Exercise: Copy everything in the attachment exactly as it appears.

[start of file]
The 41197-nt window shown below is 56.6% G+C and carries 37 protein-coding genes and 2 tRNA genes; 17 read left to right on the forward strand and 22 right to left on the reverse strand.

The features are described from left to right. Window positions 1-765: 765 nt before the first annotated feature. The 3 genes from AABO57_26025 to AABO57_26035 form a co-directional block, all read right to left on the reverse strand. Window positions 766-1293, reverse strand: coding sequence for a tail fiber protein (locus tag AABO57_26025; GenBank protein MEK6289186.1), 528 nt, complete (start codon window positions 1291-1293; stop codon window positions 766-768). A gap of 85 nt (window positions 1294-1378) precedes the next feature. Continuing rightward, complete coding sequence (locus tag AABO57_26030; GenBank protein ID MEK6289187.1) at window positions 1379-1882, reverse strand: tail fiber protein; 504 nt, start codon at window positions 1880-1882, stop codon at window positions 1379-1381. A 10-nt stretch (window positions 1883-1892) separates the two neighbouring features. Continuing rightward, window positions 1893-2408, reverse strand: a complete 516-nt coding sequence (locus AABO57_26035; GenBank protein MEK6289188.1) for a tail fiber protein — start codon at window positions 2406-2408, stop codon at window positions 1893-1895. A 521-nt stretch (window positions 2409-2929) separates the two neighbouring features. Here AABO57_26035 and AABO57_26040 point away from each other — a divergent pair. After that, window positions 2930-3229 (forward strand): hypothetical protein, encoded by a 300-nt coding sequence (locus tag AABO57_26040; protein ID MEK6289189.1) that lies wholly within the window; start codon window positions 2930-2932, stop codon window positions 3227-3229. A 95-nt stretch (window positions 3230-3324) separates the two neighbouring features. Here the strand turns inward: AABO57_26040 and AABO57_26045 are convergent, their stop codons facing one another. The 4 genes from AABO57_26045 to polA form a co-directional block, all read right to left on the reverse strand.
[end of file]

The 41197-nt window shown below is 56.6% G+C and carries 37 protein-coding genes and 2 tRNA genes; 17 read left to right on the forward strand and 22 right to left on the reverse strand.

The features are described from left to right. Window positions 1-765: 765 nt before the first annotated feature. The 3 genes from AABO57_26025 to AABO57_26035 form a co-directional block, all read right to left on the reverse strand. Window positions 766-1293, reverse strand: coding sequence for a tail fiber protein (locus tag AABO57_26025; GenBank protein MEK6289186.1), 528 nt, complete (start codon window positions 1291-1293; stop codon window positions 766-768). A gap of 85 nt (window positions 1294-1378) precedes the next feature. Continuing rightward, complete coding sequence (locus tag AABO57_26030; GenBank protein ID MEK6289187.1) at window positions 1379-1882, reverse strand: tail fiber protein; 504 nt, start codon at window positions 1880-1882, stop codon at window positions 1379-1381. A 10-nt stretch (window positions 1883-1892) separates the two neighbouring features. Continuing rightward, window positions 1893-2408, reverse strand: a complete 516-nt coding sequence (locus AABO57_26035; GenBank protein MEK6289188.1) for a tail fiber protein — start codon at window positions 2406-2408, stop codon at window positions 1893-1895. A 521-nt stretch (window positions 2409-2929) separates the two neighbouring features. Here AABO57_26035 and AABO57_26040 point away from each other — a divergent pair. After that, window positions 2930-3229 (forward strand): hypothetical protein, encoded by a 300-nt coding sequence (locus tag AABO57_26040; protein ID MEK6289189.1) that lies wholly within the window; start codon window positions 2930-2932, stop codon window positions 3227-3229. A 95-nt stretch (window positions 3230-3324) separates the two neighbouring features. Here the strand turns inward: AABO57_26040 and AABO57_26045 are convergent, their stop codons facing one another. The 4 genes from AABO57_26045 to polA form a co-directional block, all read right to left on the reverse strand.